"If you've passed the entrance exam, then I have no doubts about your battle prowess. Most of you would be capable of dispelling tiny distortions; who knows, a group of you could help in a larger operation."
I felt the collective gulping of many students. It made me chuckle. There was an evidence underneath the head's words.
These kids. They made them fight. If my imagination created them, it meant a bloodless struggle.
I lied, of course.
"I'm joking. For now. In a few years, these words shall become your reality. No, they must."
The man's glare pierced through every will. Mine, too. Each seconds, his words became blurrier, my senses were faint. I couldn't see my arms anymore.
"If you've chosen to enter an academy, Heigel's, you need the bear the responsibility of these words. Remember them."
Never seen before colors cluttered my vision.
"Your success is another one's failure. If you cannot handle this weight, I suggest you leave this room this instance. There is no shame in that."
I caught glimpses. Flashes of the scene. With a trembling hand, two boys fled to the main hallway a level below. Their faces embodied cowardice.
Then, a dozen or so mirrored that gesture, until nobody twitched a limb.
"I assume that the remaining are willing. Truly, I welcome you."
As he swilled around, the head's back formed the last picture I remembered. His narrow back felt like a shield of steel.
Then, I disappeared, like it should've always been, together with this world.
That's how my imagination worked. Walking in mud, through the confines of my thoughts.
I never understood why my mind could twist. Many feelings were tangled. Disgust. Then, scarce enjoyment. These distant lives were my precious blankets.
If an issue arose, I could roll myself in them. This hour or so was complete freedom. That was how - my slacker behaviors considered - I managed to earn some money by my stories.
Now, I floated in this blank space again, waiting for my room's ceiling to welcome me. A matter of seconds.
I thought that minutes, or years passed. Time used to never erode my patience, but at this pace, it was starting to.
An orange veil began suffocating the void around me. The flawless black gave his crown to a softer color, like a fall breeze.
Sensations irked me again; I was sightless, and - normally, in my room. In tandem, the scent of foliage and the rustles of leaves manifested. A gentle chill hit my sore neck.
Screams. A voice was calling for my name. As my vision lost its foggy coat, I could make out pieces of words.
A wrinkled leaf fell on my shoulder. My body sat on a hard, wooden bench. I rubbed my eyes.
This wasn't my room. Rather, there was a towering construction of glass panes and neon ahead. Twenty meters separated me and its transparent entrance. The army of mirrors blinded me with reflected sunlight.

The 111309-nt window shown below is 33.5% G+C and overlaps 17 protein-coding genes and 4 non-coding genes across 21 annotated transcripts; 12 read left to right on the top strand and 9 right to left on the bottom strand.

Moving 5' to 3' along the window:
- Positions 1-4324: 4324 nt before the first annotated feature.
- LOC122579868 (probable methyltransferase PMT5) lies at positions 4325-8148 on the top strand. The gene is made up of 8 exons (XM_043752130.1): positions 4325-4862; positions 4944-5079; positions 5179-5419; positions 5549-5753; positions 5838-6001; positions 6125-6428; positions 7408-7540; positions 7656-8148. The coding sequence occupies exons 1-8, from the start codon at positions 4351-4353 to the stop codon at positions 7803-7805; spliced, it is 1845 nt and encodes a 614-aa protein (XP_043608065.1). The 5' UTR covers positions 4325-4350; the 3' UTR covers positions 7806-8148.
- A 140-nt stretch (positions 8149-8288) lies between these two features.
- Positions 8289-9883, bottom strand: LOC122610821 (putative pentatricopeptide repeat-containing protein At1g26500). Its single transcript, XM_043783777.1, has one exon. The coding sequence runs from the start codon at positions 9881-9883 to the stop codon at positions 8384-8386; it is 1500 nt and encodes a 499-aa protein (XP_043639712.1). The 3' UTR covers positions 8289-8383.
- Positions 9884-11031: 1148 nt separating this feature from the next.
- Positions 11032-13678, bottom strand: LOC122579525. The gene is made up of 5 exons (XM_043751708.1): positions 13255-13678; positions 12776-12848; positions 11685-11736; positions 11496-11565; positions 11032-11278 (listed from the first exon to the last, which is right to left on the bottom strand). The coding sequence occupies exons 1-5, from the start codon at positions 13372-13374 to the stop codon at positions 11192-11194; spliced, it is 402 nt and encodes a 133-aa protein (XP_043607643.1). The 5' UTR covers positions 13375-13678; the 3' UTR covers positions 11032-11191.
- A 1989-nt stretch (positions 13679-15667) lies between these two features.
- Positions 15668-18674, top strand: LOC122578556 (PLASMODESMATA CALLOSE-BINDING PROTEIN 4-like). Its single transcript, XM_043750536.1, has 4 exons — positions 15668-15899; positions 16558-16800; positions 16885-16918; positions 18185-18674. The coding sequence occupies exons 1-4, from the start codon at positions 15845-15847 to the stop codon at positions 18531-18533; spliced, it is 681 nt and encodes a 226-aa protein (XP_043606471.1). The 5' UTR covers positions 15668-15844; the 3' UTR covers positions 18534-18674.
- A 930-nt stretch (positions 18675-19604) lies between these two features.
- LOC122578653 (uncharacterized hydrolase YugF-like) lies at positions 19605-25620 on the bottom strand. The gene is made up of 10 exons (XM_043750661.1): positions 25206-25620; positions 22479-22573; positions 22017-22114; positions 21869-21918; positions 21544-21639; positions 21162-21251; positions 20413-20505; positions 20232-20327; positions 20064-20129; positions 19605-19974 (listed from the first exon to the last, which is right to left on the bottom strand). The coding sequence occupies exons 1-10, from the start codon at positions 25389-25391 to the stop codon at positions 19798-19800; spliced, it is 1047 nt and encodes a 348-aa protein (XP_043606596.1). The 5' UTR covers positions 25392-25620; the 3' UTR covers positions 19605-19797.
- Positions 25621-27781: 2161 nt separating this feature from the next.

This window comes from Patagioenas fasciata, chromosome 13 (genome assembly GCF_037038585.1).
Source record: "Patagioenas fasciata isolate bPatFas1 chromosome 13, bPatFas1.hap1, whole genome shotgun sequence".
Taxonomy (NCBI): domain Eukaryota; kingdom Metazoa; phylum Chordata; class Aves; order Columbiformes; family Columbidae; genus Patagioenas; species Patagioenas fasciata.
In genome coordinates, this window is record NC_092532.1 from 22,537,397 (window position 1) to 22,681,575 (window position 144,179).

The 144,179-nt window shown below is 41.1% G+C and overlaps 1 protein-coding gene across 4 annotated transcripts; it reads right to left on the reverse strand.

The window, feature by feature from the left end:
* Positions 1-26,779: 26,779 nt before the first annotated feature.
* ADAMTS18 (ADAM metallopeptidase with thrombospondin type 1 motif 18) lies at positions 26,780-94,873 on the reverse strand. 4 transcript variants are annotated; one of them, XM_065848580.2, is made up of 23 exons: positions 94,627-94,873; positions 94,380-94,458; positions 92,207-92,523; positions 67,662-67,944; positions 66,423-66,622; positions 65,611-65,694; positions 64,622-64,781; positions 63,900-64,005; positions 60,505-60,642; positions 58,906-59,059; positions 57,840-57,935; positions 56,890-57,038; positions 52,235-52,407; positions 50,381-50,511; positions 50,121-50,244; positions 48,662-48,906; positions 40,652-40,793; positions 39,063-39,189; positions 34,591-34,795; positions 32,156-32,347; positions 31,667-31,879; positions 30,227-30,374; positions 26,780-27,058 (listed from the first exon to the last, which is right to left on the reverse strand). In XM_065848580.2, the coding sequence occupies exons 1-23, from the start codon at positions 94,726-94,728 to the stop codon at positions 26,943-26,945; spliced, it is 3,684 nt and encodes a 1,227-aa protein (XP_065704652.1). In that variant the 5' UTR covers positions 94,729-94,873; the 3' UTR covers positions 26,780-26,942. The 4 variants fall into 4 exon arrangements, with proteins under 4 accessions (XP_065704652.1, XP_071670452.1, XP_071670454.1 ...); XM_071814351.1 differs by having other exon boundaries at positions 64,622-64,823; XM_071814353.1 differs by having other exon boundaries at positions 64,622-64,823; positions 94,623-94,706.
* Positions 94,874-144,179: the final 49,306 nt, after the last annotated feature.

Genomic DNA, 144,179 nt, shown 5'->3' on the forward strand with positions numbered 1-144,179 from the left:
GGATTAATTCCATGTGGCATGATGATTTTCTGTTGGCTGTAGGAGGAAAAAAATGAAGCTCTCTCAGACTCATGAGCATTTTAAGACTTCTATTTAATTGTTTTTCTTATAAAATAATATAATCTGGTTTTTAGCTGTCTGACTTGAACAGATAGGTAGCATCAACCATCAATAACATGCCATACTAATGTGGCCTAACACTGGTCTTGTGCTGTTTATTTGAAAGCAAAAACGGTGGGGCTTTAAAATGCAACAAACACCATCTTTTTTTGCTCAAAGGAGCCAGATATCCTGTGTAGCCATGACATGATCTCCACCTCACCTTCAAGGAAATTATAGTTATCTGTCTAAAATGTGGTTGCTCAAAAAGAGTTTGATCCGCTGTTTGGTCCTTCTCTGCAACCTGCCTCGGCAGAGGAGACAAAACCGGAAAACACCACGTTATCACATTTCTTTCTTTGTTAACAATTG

An orange, scarlet color dominated the dusked sky.
I gazed at my feet, digging a nail into my cheek. A sharp pain.
A foreign feminine voice hurt my ears. Standing at arm's length, I noticed a rough-looking woman, whose messy hair fell on her forehead. She had haggard eyes. I felt like a circus beast.
Her black, loose uniform distinguished her from the students. The scabbard at waist-height, too.
I wondered how these facts remained in my head.
With a blank look, my vocal cords rung.
"Yes?" This was my best answer. Furrowing her brows, the woman sighed at the sky.
"Are you alright?" A drop of sweat fell on her eyelid. "Why did you run away from the Khaal? You looked like a madman, really."
I frowned, gritted my teeth. Finally, I laughed.
"Khaal? That spiraling room?" My voice was an inaudible whisper.
The woman's confusion bloomed into worry. "Of course? You're a cadet, and you don't know that?"
I didn't answer, eying the ground. A chestnut on a nest of dirt and dust. My chuckles continued to flow.
"You don't look goo-"
While crouching, her hand approached my forehead, before being slapped away. I breathed, panted, pulling on my hair.
"What are you..."
I saw her eyes before the world turned black.
'It didn't happen.'
This sentence played in my mind, over and over.
Yet, maybe a minute after, nothing changed. My point of view was different, the sky had darkened a level. I rested on my back with a hollow look.
"Ah. You're up."
It was the same woman and another presence. I made out their clothes' colors and outlines.
"How are you feeling?"
This voice seemed masculine. I had nothing to say. The two exchanged whisperings, before landing their attention back on me.
"Can you walk?" The woman asked.
I nodded, that much was obvious. Silence ruled a dozen seconds.
"Do you know the way to your apartment in the academy?"
No. Yet, I nodded again.
After another silence, she thrashed it again.
"Are you alright?"
Then, without a reason, I had to speak up.
"Not at all."
I felt out of place.